Analysis: Why Trump May Have A Hard Time Claiming Ohio Election Is Rigged
Four years ago, Ohio made Donald Trump very happy by handing him its 18 electoral votes. This year, Ohio has the potential to make him very unhappy by taking them back.
With Trump threatening to contest elections in battleground states where it will take weeks to count all the absentee ballots, claiming – with no substantiation – that massive fraud is going on with mail-in votes, Ohio is in a position to possibly avoid the madness.
Ohio, on election night and in the days that follow, could stop Trump's conspiracy theory dead in its tracks.
It all depends on Ohio flipping from a red state for Trump in 2016 to a blue state for Joe Biden in 2020.
And, even though Trump won Ohio by a fairly comfortable eight percentage points the last time around, a Biden win is entirely possible – if the Biden/Harris campaign and their allies begin pouring large amounts of money into Ohio right now.
Nearly every poll of Ohio voters done in September shows a statistical dead heat or a slight Biden lead.
The reason Ohio could blow up Trump's challenge based on massive voter fraud is that Ohio has a different way of counting absentee ballots as compared to most of the battleground states.
- At 7:30 p.m. on Election Day, boards of elections in all of Ohio's 88 counties will first do a count of the absentee mail-in ballots they have received by Nov. 3, along with all of the in-person voting at the board offices from the 28 days prior to the election.
- Those absentee ballots – a record number of them in nearly every county in the state – are much more likely to be cast by Democrats than Republicans and will likely favor Biden. The same goes for the in-person early votes – predominately Democratic.
- Then the county election officials will begin counting the Election Day ballots from the polling places. There's a good chance those might help Trump catch up.
- After the election night count, each county will report on how many absentee ballots are still out there making their way to board offices via the U.S. Mail. If they are postmarked by Nov. 2 and arrive by Nov. 13, they will be counted – unless they have some other fatal flaw, such as not being signed.
After that, the boards of elections can start counting the late arriving ballots and must complete their vote count by Nov. 24 – three weeks after Election Day.
Trump made it clear at a rally in Virginia last week that he will not go quietly and might contest the results in several key states if he loses the official count.
"I could be leading, and they'll just keep getting ballots and ballots and ballots and ballots,'' Trump said. "They're talking about five, six, seven states that have this problem. So if we are waiting for one state, does that mean the whole nation, the whole world, is going to wait for one state?"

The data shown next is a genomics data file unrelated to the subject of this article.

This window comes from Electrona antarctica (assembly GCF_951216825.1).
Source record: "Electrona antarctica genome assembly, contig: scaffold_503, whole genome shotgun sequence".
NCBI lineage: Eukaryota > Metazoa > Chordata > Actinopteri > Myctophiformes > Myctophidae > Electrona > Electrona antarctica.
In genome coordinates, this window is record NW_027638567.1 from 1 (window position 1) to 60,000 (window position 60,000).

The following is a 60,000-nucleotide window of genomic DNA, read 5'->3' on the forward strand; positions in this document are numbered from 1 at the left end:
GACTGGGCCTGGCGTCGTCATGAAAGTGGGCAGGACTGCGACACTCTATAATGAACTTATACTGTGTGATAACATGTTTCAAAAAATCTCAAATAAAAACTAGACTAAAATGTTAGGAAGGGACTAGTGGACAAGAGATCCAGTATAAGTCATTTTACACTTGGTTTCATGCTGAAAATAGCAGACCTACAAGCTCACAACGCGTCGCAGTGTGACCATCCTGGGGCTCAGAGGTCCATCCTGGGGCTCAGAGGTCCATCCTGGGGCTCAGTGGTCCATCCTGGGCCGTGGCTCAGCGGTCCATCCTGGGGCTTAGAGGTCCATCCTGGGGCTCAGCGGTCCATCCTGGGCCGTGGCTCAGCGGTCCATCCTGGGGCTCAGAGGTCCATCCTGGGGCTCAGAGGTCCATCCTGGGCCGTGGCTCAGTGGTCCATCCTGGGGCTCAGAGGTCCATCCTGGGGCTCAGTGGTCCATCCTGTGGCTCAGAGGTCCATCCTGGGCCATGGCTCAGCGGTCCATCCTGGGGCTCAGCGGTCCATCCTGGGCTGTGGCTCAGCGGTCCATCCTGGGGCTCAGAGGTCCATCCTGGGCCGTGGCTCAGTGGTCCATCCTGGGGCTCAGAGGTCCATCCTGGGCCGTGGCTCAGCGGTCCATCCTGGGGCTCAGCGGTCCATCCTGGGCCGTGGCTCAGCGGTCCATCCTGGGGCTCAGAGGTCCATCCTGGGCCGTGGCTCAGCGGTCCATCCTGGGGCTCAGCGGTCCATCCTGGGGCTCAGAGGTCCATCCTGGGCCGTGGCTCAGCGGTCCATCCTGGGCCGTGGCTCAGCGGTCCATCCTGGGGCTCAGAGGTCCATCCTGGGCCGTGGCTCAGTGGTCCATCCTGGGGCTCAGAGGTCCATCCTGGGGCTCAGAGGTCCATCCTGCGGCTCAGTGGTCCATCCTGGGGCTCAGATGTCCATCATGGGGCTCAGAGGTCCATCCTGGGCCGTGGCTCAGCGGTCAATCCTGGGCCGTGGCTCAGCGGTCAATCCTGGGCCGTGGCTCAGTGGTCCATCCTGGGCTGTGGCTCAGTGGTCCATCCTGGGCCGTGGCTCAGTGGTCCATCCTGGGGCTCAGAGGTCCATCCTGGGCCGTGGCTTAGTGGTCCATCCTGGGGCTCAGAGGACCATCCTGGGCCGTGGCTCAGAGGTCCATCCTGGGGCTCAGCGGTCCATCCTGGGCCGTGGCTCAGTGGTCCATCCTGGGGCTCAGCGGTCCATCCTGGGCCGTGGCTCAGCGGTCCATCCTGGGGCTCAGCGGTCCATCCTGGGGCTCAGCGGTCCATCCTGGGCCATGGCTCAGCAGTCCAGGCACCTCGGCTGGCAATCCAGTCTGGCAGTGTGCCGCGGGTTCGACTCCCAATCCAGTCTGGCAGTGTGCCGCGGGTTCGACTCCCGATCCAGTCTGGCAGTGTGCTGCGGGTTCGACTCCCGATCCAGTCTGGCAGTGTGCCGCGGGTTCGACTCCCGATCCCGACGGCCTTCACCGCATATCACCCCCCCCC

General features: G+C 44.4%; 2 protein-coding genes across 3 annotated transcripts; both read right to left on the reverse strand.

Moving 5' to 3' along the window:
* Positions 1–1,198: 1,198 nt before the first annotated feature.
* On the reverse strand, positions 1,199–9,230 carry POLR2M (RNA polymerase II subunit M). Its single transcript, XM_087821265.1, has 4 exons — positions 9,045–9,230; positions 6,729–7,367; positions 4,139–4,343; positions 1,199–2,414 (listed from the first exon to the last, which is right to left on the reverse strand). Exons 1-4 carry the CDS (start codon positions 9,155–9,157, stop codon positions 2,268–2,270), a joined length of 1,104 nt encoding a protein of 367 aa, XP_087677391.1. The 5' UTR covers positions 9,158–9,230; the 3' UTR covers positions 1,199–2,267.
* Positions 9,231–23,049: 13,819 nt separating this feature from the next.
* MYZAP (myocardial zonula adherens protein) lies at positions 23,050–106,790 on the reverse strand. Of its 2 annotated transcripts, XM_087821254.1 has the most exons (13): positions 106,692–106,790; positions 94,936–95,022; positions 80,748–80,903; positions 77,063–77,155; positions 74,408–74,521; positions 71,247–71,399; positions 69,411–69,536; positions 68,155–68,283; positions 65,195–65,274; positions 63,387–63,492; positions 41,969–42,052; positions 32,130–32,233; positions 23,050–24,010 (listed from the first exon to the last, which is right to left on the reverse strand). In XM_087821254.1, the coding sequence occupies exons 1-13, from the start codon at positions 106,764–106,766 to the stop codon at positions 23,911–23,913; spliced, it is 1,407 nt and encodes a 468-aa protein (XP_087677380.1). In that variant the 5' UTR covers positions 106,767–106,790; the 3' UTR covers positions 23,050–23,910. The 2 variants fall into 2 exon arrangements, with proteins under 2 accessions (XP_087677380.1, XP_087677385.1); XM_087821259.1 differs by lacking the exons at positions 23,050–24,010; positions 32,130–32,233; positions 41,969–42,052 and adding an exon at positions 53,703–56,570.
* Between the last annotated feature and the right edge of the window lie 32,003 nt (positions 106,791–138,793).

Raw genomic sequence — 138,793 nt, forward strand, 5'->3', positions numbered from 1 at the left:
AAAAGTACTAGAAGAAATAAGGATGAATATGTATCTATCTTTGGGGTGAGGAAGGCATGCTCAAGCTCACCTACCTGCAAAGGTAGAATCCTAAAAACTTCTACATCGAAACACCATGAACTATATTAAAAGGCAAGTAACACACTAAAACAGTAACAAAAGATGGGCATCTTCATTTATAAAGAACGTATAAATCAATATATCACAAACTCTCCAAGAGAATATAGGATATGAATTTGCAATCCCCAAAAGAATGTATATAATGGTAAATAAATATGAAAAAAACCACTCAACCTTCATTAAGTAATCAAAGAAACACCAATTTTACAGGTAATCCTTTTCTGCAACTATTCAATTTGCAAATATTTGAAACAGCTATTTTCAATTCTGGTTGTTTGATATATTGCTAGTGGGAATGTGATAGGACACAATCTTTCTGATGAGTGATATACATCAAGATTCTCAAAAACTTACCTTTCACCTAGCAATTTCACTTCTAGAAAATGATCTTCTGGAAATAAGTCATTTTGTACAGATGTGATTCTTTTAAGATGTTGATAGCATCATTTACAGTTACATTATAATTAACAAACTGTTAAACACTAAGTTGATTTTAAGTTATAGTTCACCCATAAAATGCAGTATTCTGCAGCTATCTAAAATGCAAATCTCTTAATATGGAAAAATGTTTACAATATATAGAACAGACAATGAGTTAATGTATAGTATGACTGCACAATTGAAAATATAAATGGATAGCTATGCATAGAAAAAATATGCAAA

Here's the difference between Ohio and the other states that will be counting absentee mail-in ballots weeks after Election Day. Ohio will count all the ones they have on election night. The mail-in ballots that come in after Election Day will be a relatively small portion of the overall amount.
"We are about the least confusing of the states as far as vote-counting is concerned,'' said David Pepper, chairman of the Ohio Democratic Party.
Plus, new this year, you can go to the Secretary of State's website and see for yourself the number of outstanding absentee ballots and whether they have the potential to flip Ohio from Biden to Trump, or vice versa.
"The number of absentee ballots is a knowable number," LaRose said on a recent Cincinnati Edition. "Now it's never been highlighted before, but this year we've redesigned our website so right there at the top it's going to highlight that number of outstanding absentee ballots."
He used this example: "Say there's a candidate that's leading by a million votes in the presidential contest and there's only 200,000 outstanding absentee ballots. Well, at that point you could say numerically that that's probably a done deal. But if there's a candidate that's only ahead by 100,000 votes and there are 200,000 outstanding absentee ballots, well, then, by definition, that contest is too close to call."
So it matters if the Biden campaign is able to build a strong lead over the next five weeks and win convincingly in Ohio, and that's going to take a lot of money. But the Trump campaign has done them a favor already by moving a lot of its limited cash to Florida, a must-win state for Trump.
Trump's campaign is worried sick over former New York mayor and presidential contender Michael Bloomberg, one of the wealthiest people in America, making a $100 million investment into anti-Trump ads and organizations in Florida.
Pepper said the Biden campaign needs to jump on the void left by Trump shifting money to Florida and spend money in Ohio.
The candidate, too, must spend more time in Ohio, Pepper said.
The train trip through eastern Ohio and western Pennsylvania that Biden embarks on today, hot on the heels of the first presidential debate Tuesday night in Cleveland, "is a really good sign,'' Pepper said.
Trump's plans to contest election results if they aren't in his favor depends on delays and confusion in the vote count in key states. Ohio, Pepper said, can avoid all of that.
"We can end the drama before it starts," Pepper said.
If you combine the fact that a majority of absentee ballots will be counted on election night with the fact that Ohio's election is run by a Republican, Secretary of State Frank LaRose, who mailed absentee ballot applications to all Ohio voters but not the ballots themselves – something that Trump regularly claims is fraudulent – would leave Trump little to complain about if he ends up trailing Biden.
He'd have a hard time claiming Ohio's election is rigged.
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